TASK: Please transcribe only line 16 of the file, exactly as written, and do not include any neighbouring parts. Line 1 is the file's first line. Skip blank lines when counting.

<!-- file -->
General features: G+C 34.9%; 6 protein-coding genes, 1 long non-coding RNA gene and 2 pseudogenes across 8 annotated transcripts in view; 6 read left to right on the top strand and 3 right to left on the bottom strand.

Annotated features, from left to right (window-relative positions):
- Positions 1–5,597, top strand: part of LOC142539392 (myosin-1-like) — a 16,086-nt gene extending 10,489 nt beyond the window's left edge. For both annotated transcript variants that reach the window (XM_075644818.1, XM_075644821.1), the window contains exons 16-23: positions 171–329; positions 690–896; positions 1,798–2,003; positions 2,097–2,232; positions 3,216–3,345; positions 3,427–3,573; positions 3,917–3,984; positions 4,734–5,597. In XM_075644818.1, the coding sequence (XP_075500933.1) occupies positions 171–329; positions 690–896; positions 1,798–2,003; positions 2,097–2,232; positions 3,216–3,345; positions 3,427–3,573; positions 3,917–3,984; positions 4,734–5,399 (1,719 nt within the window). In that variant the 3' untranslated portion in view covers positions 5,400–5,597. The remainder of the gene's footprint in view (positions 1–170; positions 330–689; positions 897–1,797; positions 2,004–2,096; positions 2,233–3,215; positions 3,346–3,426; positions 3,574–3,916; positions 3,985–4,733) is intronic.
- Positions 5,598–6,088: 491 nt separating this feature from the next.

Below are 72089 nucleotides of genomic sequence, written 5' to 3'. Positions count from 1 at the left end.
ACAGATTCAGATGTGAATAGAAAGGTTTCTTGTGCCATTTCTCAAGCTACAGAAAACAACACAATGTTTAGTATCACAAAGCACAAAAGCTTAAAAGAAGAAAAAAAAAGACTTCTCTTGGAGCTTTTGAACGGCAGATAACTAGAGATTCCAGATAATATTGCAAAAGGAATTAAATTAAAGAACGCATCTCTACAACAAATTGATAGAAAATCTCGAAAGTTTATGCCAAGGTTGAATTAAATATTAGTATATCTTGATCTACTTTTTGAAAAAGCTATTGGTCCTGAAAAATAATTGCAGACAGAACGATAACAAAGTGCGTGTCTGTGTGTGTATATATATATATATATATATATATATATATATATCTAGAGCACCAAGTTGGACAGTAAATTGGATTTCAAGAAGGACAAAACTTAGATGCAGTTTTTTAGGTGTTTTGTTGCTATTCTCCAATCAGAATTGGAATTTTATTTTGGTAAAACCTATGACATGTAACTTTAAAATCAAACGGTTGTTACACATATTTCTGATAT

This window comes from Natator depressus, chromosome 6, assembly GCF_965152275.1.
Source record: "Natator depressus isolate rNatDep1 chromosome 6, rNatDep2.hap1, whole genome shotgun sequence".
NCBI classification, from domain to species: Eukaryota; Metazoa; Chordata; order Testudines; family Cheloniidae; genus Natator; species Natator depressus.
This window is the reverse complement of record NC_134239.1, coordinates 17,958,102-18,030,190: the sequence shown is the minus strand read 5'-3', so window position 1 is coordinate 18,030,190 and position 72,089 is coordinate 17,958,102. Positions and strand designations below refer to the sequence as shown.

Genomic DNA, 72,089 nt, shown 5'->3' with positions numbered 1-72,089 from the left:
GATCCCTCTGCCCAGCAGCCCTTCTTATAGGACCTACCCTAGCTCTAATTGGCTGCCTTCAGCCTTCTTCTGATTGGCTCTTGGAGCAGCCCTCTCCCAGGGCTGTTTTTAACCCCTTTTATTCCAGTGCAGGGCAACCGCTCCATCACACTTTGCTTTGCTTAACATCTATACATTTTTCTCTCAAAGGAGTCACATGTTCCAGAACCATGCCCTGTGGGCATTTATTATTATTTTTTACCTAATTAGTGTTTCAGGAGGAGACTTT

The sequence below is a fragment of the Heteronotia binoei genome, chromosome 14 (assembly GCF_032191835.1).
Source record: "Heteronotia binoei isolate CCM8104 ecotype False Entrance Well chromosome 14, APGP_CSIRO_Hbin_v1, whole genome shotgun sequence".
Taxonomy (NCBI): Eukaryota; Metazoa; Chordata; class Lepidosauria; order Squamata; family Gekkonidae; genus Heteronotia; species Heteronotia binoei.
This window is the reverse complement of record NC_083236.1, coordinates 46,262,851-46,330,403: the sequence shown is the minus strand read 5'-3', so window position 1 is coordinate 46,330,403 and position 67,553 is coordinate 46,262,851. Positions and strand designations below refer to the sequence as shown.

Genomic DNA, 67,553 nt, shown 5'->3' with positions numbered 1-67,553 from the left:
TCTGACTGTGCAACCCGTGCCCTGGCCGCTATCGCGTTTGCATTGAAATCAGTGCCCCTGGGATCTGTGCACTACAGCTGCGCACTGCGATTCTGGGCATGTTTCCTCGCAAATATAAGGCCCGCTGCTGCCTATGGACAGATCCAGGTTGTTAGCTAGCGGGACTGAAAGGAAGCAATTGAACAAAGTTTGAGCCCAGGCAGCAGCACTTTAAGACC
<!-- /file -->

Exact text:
This window is the reverse complement of record NC_083236.1, coordinates 46,262,851-46,330,403: the sequence shown is the minus strand read 5'-3', so window position 1 is coordinate 46,330,403 and position 67,553 is coordinate 46,262,851. Positions and strand designations below refer to the sequence as shown.